G is for Gumshoe - Page 48/98

"Me, too. I prefer 'Kinsey,' if you would. What can I do to help?"

He glanced apologetically at his wife. "We were just discussing that. I'm trying to talk Irene into staying here. She can hold down the fort while we get out and bump doors. I told the director of this two-bit establishment he'll have a lawsuit on his hands if anything's happened to Agnes…"

Irene shot him a look. "We can talk about this later," she said to him. And to me, "The nursing home has been wonderful. They feel Mother was probably confused. You know how willful she is, but I'm sure she's fine…"

"Of course she is," I said, though I had my doubts.

Clyde's expression indicated he had about as much faith as I did. "I'm just heading out if you'd care to join me," he said. "I think we should check the houses along Concorde as far as Molina and then head north."

Irene spoke up. "I want to come, Clyde. I won't stay hereby myself."

An expression of exasperation flickered briefly in his face, but he nodded agreement. Whatever opposition he may have previously voiced, he now set aside, perhaps in deference to me. He reminded me of a parent reluctant to discipline a kid in front of company. The man wanted to look good. I glanced along the street for some sign of Dietz.

Irene caught my hesitation. "Something wrong, dear? You seemed worried."

"Someone's meeting me here. I don't want to take off without leaving word."

"We can wait if you like."

Clyde gestured impatiently. "You two do what you want. I'm going on," he said. "I'll take this side and you can take that. We'll meet here in thirty minutes and see how it looks." He gave Irene's cheek a perfunctory kiss before he headed off. She stared after him anxiously. I thought she was going to say something, but she let the moment pass.

"Would you like to tell someone at the nursing home where we'll be?"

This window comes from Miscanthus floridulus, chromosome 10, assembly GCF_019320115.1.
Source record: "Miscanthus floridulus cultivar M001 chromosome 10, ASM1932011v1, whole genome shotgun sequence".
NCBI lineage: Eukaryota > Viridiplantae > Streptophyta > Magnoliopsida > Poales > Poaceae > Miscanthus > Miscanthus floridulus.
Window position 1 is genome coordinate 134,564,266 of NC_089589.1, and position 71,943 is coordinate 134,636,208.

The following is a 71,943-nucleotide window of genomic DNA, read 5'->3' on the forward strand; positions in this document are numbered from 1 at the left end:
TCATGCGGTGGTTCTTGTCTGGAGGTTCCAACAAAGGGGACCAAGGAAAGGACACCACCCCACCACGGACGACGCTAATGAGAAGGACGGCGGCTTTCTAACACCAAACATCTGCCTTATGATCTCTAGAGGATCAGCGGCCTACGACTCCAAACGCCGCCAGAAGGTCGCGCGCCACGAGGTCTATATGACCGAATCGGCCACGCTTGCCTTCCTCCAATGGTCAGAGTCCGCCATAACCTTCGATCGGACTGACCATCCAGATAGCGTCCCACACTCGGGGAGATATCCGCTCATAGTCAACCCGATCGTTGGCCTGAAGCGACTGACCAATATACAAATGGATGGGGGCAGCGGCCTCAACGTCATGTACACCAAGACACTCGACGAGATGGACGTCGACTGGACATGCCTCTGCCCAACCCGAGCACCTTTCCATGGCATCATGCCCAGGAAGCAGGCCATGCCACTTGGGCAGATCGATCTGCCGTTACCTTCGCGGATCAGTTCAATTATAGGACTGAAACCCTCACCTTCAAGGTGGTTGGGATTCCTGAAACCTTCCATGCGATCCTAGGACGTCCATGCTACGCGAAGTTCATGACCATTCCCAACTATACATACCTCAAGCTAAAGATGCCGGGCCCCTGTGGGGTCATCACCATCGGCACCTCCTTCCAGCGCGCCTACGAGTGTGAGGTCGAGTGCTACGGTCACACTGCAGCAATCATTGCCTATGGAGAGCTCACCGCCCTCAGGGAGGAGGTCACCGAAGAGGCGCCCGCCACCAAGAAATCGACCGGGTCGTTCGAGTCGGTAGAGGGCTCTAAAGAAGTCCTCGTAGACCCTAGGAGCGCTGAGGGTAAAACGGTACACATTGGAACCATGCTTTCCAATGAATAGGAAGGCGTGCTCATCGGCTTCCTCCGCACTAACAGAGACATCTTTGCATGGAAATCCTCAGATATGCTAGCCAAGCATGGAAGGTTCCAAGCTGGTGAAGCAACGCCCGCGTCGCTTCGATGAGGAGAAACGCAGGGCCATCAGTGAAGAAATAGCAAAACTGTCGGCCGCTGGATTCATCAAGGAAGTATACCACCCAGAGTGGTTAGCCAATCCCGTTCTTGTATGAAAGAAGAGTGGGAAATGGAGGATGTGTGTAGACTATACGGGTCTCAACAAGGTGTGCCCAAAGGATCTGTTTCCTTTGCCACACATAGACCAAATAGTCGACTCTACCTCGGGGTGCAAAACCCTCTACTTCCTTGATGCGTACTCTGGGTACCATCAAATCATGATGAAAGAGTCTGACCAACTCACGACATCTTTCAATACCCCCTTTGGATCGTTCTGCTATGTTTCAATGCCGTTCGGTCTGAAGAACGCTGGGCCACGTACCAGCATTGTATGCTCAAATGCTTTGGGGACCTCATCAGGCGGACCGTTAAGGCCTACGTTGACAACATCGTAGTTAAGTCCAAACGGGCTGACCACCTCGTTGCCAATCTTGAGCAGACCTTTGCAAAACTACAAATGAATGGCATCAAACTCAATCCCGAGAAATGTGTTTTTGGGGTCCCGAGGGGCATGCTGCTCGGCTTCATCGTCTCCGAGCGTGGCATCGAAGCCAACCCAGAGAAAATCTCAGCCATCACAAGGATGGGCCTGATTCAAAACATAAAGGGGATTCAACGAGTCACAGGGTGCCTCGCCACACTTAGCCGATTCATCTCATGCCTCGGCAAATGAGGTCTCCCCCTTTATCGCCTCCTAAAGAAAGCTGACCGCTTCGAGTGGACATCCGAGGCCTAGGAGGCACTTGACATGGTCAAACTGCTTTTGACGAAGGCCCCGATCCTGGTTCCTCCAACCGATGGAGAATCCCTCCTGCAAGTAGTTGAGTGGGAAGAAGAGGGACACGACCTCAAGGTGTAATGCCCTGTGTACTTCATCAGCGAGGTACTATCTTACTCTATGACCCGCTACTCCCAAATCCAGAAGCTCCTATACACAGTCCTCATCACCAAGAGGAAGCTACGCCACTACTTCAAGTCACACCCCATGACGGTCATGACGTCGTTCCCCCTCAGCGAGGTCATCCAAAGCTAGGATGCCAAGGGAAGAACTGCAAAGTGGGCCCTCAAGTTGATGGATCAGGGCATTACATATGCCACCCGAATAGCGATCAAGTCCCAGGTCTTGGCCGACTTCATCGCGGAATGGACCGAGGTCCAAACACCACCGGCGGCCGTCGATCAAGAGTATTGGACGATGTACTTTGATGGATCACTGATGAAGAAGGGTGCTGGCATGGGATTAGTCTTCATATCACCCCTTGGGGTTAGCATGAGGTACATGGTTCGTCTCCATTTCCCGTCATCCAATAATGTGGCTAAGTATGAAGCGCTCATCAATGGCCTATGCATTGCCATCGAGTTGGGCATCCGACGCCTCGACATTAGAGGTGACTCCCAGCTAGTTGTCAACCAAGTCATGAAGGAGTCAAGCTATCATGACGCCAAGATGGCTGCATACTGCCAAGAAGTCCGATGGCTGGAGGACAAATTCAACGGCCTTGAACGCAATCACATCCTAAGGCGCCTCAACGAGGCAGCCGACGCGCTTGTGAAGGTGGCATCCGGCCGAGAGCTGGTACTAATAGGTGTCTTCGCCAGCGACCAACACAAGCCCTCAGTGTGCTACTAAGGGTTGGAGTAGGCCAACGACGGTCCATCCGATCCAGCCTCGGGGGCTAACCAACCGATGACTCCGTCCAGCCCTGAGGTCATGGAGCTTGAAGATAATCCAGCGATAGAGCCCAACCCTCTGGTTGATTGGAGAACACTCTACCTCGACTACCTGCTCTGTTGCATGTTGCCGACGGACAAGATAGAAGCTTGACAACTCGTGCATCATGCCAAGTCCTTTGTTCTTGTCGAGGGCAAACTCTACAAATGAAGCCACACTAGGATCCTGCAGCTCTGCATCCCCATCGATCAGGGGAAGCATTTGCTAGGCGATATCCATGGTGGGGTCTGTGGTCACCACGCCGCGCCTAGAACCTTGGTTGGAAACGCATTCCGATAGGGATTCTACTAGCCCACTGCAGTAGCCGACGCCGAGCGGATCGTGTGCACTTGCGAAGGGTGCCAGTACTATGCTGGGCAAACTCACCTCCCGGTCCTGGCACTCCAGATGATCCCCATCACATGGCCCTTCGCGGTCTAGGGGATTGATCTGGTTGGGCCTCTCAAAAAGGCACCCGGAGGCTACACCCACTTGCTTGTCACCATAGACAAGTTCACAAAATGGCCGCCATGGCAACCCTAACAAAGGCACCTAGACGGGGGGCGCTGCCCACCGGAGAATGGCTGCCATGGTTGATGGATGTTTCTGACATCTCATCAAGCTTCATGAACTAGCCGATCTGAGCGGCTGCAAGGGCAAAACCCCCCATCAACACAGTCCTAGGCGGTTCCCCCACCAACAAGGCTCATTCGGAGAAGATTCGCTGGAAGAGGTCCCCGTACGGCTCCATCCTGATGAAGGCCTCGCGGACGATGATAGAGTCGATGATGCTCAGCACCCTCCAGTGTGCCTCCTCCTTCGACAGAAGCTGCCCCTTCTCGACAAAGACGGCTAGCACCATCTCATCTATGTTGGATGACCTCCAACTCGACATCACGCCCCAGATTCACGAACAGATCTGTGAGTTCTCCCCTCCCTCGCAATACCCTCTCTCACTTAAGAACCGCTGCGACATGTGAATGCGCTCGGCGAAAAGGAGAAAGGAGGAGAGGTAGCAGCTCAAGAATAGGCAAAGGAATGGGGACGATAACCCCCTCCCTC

"Never mind," I said. "Dietz will figure it out."


We started with the house diagonally across from the nursing home. Like many others in the neighborhood, it was substantially constructed, probably built in the early years of the century. The facade was wide, the two-story exterior shingled in cedar tinted with a pale green wash. A prominent gabled porch sat squarely in the center, matching large bay windows reflecting blankly the sprawling branches of an overhanging oak. I thought I saw movement in an upstairs window as we came up the walk. Irene was clinging to my arm for support. Already, I could tell she was going to slow me down, but I didn't have the heart to mention it. I was hoping her anxiety would ease if she could help in the search.

I pressed the bell, which jangled harshly. Moments later, the front door opened a crack and a face appeared, an older woman. The burglar chain was still judiciously in evidence. Had I been a thug, I could have kicked the door open with a well-placed boot.


I said, "Sorry to bother you, but we're talking to everybody in the neighborhood. An elderly woman's disappeared from the nursing home across the street and we're wondering if you might have seen her. About seven this morning. We think that's when she left."

"I don't get up until eight o'clock these days. Doctor's orders. I used to get up at five, but he says that's ridiculous. I'm seventy-six. He says there's nothing going on at that hour that I need to know about."

"What about your neighbors? Have you heard anybody mention…"

She waved an impatient hand, knuckles speckled and thick. "I don't talk to them. They haven't cut that hedge in the last fifteen years. I pay the paperboy to come in once a month and trim it up. Otherwise, it'd grow clear up through the telephone wires. They have a dog comes over in my yard, too. Does his business everywhere. I can't step a foot out without getting dog doodie on my shoe. My husband's always saying, 'Pee-you, Ethel. There's dog doodie on your shoe again.' "

I took out one of my business cards, jotting the number of the nursing home on the back. "Could I leave you my card? That way if you hear anything, you can give me a call. We'd appreciate your help."

The woman took it reluctantly. It was clear she didn't have much interest in geriatric runaways. "What's this woman's name?"

"Agnes Grey."

"What's she look like? I can't very well identify someone I've never laid eyes on before."

I described Agnes briefly. With Irene standing there, I couldn't very well suggest that Agnes looked like an ostrich.